Therein lies the beauty of it. No one can ever call him on the reasons for the bannings because he destroys the evidence. Convenient, huh?
No one ever said L.G.F., or any blog, had to be about the free exchange of ideas. “It’s his sandbox,” Pamela Geller says simply. “He can do whatever he wants.” Still, if you read L.G.F. today, you will find it hard to miss the paradox that a site whose origins, and whose greatest crisis, were rooted in opposition to totalitarianism now reads at times like a blog version of “Animal Farm.” Johnson seems obsessed with what others think of him, posting much more often than he used to about references to himself elsewhere on the Internet and breaking into comment threads (a recent one was about the relative merits of top- versus front-loaded washing machines) to call commenters’ attention to yet another attack on him that was posted at some other site. On the home page, you can click to see the Top 10 comments of the day, as voted on by registered users; typically, half of those comments will be from Johnson himself. Even longtime commenters have been disappeared for one wrong remark, or one too many, and when it comes to wondering where they went or why, a kind of fearful self-censorship obtains. He has banned readers because he has seen them commenting on other sites of which he does not approve. He is, as he reminds them, always watching. L.G.F. still has more than 34,000 registered users, but the comment threads are dominated by the same two dozen or so names. And a handful of those have been empowered by Johnson sub rosa to watch as well — to delete critical comments and, if necessary, to recommend the offenders for banishment. It is a cult of personality — not that there’s any compelling reason, really, that it or any blog should be presumed to be anything else.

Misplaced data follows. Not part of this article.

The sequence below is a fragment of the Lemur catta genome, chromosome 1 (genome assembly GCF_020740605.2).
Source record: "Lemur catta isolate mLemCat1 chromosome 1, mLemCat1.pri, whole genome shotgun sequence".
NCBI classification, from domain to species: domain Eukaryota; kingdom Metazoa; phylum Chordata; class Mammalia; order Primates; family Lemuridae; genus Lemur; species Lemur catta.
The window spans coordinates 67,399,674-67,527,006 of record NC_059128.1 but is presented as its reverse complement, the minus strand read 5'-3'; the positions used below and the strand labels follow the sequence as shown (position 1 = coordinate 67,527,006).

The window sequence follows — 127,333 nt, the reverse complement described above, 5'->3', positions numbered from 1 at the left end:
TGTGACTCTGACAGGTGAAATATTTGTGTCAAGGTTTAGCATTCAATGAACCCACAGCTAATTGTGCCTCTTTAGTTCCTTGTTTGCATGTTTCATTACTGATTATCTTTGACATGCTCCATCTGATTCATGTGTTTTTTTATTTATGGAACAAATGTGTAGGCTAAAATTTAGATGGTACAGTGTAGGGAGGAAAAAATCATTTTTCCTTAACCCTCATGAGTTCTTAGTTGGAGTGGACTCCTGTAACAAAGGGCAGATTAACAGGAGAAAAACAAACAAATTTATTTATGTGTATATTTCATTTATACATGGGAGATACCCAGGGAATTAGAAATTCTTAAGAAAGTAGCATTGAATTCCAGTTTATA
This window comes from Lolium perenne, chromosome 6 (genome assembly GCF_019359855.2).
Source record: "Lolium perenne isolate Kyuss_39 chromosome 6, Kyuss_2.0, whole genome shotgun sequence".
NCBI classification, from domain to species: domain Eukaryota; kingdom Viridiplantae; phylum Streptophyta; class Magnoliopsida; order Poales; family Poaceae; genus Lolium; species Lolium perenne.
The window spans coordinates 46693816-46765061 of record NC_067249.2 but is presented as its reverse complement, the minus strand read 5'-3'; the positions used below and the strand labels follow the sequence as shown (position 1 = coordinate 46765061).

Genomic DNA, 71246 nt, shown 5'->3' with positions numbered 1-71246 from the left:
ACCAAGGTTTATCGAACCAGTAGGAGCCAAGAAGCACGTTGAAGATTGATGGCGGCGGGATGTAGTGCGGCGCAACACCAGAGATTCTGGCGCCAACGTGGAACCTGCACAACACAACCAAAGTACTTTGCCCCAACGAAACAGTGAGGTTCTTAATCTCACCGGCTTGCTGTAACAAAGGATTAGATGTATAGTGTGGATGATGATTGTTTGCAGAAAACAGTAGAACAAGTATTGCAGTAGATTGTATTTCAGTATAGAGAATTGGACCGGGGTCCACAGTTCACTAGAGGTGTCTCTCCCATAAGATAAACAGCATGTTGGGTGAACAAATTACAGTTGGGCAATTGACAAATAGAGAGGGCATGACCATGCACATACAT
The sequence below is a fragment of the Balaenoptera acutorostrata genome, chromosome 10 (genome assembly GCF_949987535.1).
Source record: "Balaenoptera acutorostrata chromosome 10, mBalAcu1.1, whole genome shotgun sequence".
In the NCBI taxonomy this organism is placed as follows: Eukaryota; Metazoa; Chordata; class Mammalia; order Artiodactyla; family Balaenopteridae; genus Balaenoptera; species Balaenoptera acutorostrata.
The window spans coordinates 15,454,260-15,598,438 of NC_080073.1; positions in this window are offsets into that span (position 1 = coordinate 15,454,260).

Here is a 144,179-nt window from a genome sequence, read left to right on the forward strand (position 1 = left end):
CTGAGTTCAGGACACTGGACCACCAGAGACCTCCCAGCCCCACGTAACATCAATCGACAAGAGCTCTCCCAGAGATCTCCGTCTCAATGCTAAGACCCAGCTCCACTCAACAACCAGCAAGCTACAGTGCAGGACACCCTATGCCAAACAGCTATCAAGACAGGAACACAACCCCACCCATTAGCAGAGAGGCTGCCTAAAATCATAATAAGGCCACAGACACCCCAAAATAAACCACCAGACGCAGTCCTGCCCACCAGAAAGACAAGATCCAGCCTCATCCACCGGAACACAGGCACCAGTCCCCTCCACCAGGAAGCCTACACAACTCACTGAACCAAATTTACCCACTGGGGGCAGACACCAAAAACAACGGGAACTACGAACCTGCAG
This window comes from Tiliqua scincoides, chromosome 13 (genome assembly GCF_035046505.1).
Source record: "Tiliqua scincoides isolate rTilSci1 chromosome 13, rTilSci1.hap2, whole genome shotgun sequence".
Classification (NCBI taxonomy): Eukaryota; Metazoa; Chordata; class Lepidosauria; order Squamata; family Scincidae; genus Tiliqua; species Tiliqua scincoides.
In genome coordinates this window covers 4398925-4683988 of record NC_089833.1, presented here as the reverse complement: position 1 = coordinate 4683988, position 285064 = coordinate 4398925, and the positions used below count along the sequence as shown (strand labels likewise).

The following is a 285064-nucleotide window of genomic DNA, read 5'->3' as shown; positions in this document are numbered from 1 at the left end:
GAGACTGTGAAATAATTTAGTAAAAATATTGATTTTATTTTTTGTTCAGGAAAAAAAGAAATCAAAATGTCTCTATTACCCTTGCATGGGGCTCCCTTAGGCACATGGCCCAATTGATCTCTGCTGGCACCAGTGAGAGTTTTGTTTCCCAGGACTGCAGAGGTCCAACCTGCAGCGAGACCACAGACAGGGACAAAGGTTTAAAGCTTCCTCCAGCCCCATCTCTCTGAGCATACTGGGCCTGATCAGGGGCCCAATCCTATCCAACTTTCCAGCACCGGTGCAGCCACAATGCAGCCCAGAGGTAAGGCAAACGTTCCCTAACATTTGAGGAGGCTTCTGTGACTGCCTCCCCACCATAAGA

People who know me know that I DESPISE Pamela Gellar, but she is absolutely correct here. It’s his blog, and he can do what he wants, no matter how insane his actions may be.
“This is one area where I did change,” Johnson admitted. “I realized you can’t just let it be free speech. It doesn’t work that way on the Internet. Total free speech is a recipe for anarchy when people can’t see each other.”
Yeah, that free speech thing is a real downer, eh Charles? The end result of his fascist – yes, I am using his favorite word against him – comment policy is that the only comments there are of the ass-kissing variety. I challenge you to read the comments on any post and not find at least one lickspittle saying, “You’re right, Charles!” or “Great point, Charles!” It’s embarrassing. The NYT continues: